Before you scoff, you should know there's a method to this madness:

When capacity utilization is above effective labor share, ED potential real GDP will be below real GDP. When capacity utilization is below effective labor share, ED potential real GDP will be above real GDP.

Say what?????

People, I didn't say it was a reasonable method, did I?

Further following his muse, the inspired blogger busts out this gem:

The path forward may not be a matter of raising real GDP, but of raising potential real GDP.

I guess this could be epic trolling, but I prefer to think of it as the epitome of Dali-onomics.

Given that the guy calls his measure "ED potential real GDP", I think we all know how to raise it, no?

The Perfect KPC Post

 David Allen Coe agreed when Steve Goodman and John Prine claimed to have written the "Perfect Country Song."  It is worth listening to.  Here is Steve Goodman's version.

I now claim to have the Perfect KPC post.  It raises substantive social, political, economic, and scientific issues.  And if you read it you will understand the difference between a ruddy duck penis and the penis of a ruddy duck.  Most importantly, you will once again see an example of how people on the right are getting it wrong.

Nod to Angry Alex.

There IS No Great Stagnation

How could there be a great stagnation?  We still have bacon.

As an added bonus - and salty safety precaution - each condom includes "J&D's baconlube™ ultra premium water based meat flavored personal lubricant."  For $9.99, a pack of three fulfills your need to taste and smell like real meat when you bang.
No nation with bacon-flavored (and colored, to look more bacon-like, and scented, to smell bacon-like) condoms could possibly stagnate.  We may go to hell in a pork basket, but we won't stagnate.

With thanks to Charlottean KL.

Tuesday, April 02, 2013

Dub-MOE's Existentialist Turn

The Dub-MOE brings it, for April Fool's day.  It's even in black and ....(wait for it)...WHITE.

This MIGHT Happen, So We Should Regulate It?

So a guy with a grudge concocts an experiment to show that, in a close election, GOOGLE might swing the outcome. 

(ProTip:  In a close election, anything might swing the outcome.  And we are not talking about a situation where there is an obvious right answer.  The institutions we pick, with a particular form of primaries, restrictions on ads, and voting procedures, all swing the outcome far more.  Elections by their nature are arbitrary, and very nearly random, in terms of discovering some transcendent truth.  So the idea--dear to the naive left--that there is some utopian Archimedean Point to compare elections against is nonsense, from the outset.  Elections in the face of disagreement are at best poorly designed lotteries, and there is no way around that.  The absence of disagreement is called "unanimity," and not even the GOOGLE could mess with that.)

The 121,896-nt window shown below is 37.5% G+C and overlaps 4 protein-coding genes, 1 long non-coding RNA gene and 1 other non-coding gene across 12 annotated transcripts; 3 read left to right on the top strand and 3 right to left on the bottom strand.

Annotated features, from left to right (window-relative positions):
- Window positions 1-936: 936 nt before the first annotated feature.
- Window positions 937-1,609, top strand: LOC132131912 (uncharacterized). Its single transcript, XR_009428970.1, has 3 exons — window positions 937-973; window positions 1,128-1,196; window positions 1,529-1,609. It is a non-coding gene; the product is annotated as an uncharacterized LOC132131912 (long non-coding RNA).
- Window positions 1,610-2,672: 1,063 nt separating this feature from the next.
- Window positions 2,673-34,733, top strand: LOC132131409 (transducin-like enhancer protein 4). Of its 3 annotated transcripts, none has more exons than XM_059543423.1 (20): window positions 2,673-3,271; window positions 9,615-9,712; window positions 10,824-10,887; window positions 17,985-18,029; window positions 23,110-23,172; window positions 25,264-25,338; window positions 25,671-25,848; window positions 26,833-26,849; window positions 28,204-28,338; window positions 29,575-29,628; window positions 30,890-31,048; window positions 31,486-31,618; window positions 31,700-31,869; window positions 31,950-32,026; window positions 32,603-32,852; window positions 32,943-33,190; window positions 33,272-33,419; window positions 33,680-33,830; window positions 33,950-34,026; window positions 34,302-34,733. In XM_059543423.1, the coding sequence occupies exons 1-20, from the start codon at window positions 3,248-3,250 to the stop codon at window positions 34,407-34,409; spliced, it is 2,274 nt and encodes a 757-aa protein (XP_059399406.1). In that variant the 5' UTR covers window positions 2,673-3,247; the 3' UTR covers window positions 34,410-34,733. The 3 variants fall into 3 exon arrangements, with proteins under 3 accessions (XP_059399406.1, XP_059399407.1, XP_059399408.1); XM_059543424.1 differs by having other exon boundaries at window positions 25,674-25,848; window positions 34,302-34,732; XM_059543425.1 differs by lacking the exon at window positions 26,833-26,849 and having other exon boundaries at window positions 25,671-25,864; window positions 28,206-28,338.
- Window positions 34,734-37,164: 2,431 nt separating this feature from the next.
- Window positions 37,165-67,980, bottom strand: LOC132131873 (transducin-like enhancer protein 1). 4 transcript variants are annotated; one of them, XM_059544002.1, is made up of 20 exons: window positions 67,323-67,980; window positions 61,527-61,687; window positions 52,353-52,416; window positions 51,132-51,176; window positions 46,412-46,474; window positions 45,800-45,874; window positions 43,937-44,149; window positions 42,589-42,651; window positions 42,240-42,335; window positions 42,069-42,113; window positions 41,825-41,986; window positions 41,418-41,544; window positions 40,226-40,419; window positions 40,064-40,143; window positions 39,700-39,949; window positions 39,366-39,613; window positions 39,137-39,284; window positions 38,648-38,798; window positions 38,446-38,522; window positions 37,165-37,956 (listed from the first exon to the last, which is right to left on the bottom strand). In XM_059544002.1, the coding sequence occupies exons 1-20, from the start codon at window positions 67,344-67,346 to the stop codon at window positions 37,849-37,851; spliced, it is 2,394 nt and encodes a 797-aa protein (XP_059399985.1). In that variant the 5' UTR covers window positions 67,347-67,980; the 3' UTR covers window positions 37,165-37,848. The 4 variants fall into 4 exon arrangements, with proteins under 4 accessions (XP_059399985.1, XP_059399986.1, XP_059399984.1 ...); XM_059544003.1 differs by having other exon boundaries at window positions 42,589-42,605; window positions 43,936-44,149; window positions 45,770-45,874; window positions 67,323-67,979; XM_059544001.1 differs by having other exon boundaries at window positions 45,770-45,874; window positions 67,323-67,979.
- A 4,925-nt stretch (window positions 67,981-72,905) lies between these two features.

But, this Maxwell wants to swing his Silver Hammer down on the head of GOOGLE, because it might affect elections, and that would distort government.  Why don't people on the left get upset about the myriad real ways that governments really do distort outcomes by restricting ballot access, arresting "terrorists" who in many cases are simply dissidents, and so on?  Even by the standards of the silly left-wing academy, this is pretty silly.

UPDATE:  WEH emails...   When the phone book was a new phenomena business people wanted a name that would appear at the beginning of the phone book directory. Sound familiar to the above? 

Enter 1948 Warner Brothers. Warner Brothers? Yep, who did Wile E. Coyote purchase his merchandise from? Acme Corporation. Why “Acme”? Why “Acme”? Simple! The term “Acme” means best or top and hence many, many, many companies in the early part of the 20th century adopted Acme as part of their name so as to appear early in the phone directory listing e.g. Acme Pest Control, Acme Roofing, etc. The term "Acme" was everywhere associated with business names. Hence "Acme" was more than likely "business" to Chuck Jones, originator of Wile E. Coyote. 

Which begs a question: do you know of any giant conglomerate, super corporation or multi-national known as Acme? Nope! Hence being first in the phone book was nice but it didn’t cause a business to become successful to the extent business people might have thought. Lesson to be learned? Cartoons can and do aid economics.

Monday, April 01, 2013

Monday's Child is Full of Links

1.  Adam Thierer on network economies and net neutrality.

2,  Ken at Popehat.  I really, really like Ken.  But this is special. Nutter censors, or tries to.

3.  All complicated market interventions unravel.  Some just unravel faster than others.  ACA, for example.

4.  Max Baucus and Bill Shatner decry "government waste."  And they know how to waste money.  Max wants to maximize Medicare costs.  And Shatner...well.  Here's 10 gigantic wastes of money on tape.  Not ONE of those is as cheap as $60,000.

5.  It's all cheap talk, until somebody loses an arm.(And notice this is NOT published in AER)

6.  Video:  Golf "Fail" competition.  But they are ALL winners.

7.  Entertech toy gun commercial:  Hard to imagine seeing this today.  Plus, the Super Soakers are way better.  But they are NOT "realistic" guns, like this one is.